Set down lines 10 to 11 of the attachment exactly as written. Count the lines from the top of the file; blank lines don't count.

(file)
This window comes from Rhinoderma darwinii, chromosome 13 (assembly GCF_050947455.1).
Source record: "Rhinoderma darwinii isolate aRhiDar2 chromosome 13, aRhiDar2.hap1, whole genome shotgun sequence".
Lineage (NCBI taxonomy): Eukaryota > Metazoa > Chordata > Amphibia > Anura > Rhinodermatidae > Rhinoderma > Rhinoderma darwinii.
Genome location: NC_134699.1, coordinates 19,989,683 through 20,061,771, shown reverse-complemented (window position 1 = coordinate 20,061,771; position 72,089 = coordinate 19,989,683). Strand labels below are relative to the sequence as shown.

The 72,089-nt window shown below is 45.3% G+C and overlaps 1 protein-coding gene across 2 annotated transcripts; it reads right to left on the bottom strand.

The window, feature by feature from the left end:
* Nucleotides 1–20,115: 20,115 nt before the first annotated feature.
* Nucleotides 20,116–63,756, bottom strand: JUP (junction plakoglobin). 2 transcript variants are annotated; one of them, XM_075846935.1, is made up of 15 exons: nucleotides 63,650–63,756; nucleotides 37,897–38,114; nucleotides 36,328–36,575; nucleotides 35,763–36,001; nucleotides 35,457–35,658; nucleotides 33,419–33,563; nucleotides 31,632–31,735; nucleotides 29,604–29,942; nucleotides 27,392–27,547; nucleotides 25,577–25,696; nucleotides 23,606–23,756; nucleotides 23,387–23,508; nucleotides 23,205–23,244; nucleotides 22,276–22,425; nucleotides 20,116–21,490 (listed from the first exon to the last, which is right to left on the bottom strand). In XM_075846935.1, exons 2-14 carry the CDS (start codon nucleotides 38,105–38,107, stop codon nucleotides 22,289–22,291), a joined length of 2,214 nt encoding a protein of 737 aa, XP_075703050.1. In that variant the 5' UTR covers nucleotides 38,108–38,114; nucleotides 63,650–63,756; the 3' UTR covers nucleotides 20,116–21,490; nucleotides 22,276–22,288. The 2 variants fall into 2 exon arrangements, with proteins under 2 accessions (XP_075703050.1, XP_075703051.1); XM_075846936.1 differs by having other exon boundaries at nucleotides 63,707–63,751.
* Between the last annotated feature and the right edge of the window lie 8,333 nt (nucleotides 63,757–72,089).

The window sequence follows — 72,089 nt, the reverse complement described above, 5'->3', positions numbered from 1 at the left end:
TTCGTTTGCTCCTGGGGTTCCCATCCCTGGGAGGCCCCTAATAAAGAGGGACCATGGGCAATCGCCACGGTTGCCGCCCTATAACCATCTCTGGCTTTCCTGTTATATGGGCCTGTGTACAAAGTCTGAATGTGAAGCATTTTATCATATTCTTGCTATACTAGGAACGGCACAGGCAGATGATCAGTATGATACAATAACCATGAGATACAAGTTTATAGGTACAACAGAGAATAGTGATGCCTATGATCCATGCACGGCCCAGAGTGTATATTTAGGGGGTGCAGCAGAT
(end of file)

The window sequence follows — 72,089 nt, the reverse complement described above, 5'->3', positions numbered from 1 at the left end:
TTCGTTTGCTCCTGGGGTTCCCATCCCTGGGAGGCCCCTAATAAAGAGGGACCATGGGCAATCGCCACGGTTGCCGCCCTATAACCATCTCTGGCTTTCCTGTTATATGGGCCTGTGTACAAAGTCTGAATGTGAAGCATTTTATCATATTCTTGCTATACTAGGAACGGCACAGGCAGATGATCAGTATGATACAATAACCATGAGATACAAGTTTATAGGTACAACAGAGAATAGTGATGCCTATGATCCATGCACGGCCCAGAGTGTATATTTAGGGGGTGCAGCAGAT